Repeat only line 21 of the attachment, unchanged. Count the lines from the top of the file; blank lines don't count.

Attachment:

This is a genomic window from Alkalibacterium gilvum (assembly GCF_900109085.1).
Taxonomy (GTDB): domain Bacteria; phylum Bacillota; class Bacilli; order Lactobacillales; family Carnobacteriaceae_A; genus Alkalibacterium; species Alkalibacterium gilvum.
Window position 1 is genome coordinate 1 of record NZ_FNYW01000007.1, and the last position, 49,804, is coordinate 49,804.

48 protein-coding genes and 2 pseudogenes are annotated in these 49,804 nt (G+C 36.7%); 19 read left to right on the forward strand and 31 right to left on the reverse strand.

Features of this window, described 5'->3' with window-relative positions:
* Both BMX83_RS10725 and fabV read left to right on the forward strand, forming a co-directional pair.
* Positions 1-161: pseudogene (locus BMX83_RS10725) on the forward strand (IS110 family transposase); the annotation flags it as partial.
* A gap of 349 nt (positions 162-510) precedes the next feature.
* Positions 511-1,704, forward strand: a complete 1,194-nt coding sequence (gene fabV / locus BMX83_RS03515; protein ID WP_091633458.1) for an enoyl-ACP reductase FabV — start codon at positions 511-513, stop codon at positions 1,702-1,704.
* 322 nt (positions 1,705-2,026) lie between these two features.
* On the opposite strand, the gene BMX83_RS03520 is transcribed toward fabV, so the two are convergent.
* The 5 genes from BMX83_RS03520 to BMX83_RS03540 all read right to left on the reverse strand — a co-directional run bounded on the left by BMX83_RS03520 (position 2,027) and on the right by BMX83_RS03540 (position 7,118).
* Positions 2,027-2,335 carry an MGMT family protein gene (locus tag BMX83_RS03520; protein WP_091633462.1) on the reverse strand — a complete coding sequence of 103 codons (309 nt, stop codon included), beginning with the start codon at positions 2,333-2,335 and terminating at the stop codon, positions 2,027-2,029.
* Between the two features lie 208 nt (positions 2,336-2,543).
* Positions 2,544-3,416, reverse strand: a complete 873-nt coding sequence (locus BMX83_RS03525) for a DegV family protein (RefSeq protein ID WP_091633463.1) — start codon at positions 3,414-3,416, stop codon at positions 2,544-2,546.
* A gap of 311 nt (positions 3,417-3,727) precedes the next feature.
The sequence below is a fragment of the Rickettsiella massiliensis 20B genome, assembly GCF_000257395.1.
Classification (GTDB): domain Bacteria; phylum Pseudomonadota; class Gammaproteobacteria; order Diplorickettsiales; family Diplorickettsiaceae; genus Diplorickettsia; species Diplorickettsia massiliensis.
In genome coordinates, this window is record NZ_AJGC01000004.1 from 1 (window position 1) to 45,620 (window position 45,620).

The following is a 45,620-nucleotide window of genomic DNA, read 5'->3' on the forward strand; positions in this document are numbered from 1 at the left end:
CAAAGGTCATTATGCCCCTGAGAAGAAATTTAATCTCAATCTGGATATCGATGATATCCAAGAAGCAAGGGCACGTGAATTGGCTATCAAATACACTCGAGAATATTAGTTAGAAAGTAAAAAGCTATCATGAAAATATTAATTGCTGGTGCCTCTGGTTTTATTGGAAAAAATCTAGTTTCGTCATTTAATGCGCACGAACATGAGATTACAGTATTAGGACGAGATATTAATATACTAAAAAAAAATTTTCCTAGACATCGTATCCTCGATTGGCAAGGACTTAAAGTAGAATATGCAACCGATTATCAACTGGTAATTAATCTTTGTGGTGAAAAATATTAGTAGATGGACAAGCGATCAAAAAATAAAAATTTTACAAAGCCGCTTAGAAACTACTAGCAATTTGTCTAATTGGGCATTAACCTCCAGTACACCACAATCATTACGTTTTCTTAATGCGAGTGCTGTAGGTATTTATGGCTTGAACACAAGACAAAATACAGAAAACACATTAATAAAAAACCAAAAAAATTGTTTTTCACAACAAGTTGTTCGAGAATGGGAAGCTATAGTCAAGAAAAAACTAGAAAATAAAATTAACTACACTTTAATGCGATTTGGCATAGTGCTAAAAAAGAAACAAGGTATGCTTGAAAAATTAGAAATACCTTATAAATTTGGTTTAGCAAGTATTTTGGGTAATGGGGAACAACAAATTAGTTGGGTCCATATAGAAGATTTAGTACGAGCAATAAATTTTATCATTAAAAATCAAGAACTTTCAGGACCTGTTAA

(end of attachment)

CAAAGGTCATTATGCCCCTGAGAAGAAATTTAATCTCAATCTGGATATCGATGATATCCAAGAAGCAAGGGCACGTGAATTGGCTATCAAATACACTCGAGAATATTAGTTAGAAAGTAAAAAGCTATCATGAAAATATTAATTGCTGGTGCCTCTGGTTTTATTGGAAAAAATCTAGTTTCGTCATTTAATGCGCACGAACATGAGATTACAGTATTAGGACGAGATATTAATATACTAAAAAAAAATTTTCCTAGACATCGTATCCTCGATTGGCAAGGACTTAAAGTAGAATATGCAACCGATTATCAACTGGTAATTAATCTTTGTGGTGAAAAATATTAGTAGATGGACAAGCGATCAAAAAATAAAAATTTTACAAAGCCGCTTAGAAACTACTAGCAATTTGTCTAATTGGGCATTAACCTCCAGTACACCACAATCATTACGTTTTCTTAATGCGAGTGCTGTAGGTATTTATGGCTTGAACACAAGACAAAATACAGAAAACACATTAATAAAAAACCAAAAAAATTGTTTTTCACAACAAGTTGTTCGAGAATGGGAAGCTATAGTCAAGAAAAAACTAGAAAATAAAATTAACTACACTTTAATGCGATTTGGCATAGTGCTAAAAAAGAAACAAGGTATGCTTGAAAAATTAGAAATACCTTATAAATTTGGTTTAGCAAGTATTTTGGGTAATGGGGAACAACAAATTAGTTGGGTCCATATAGAAGATTTAGTACGAGCAATAAATTTTATCATTAAAAATCAAGAACTTTCAGGACCTGTTAA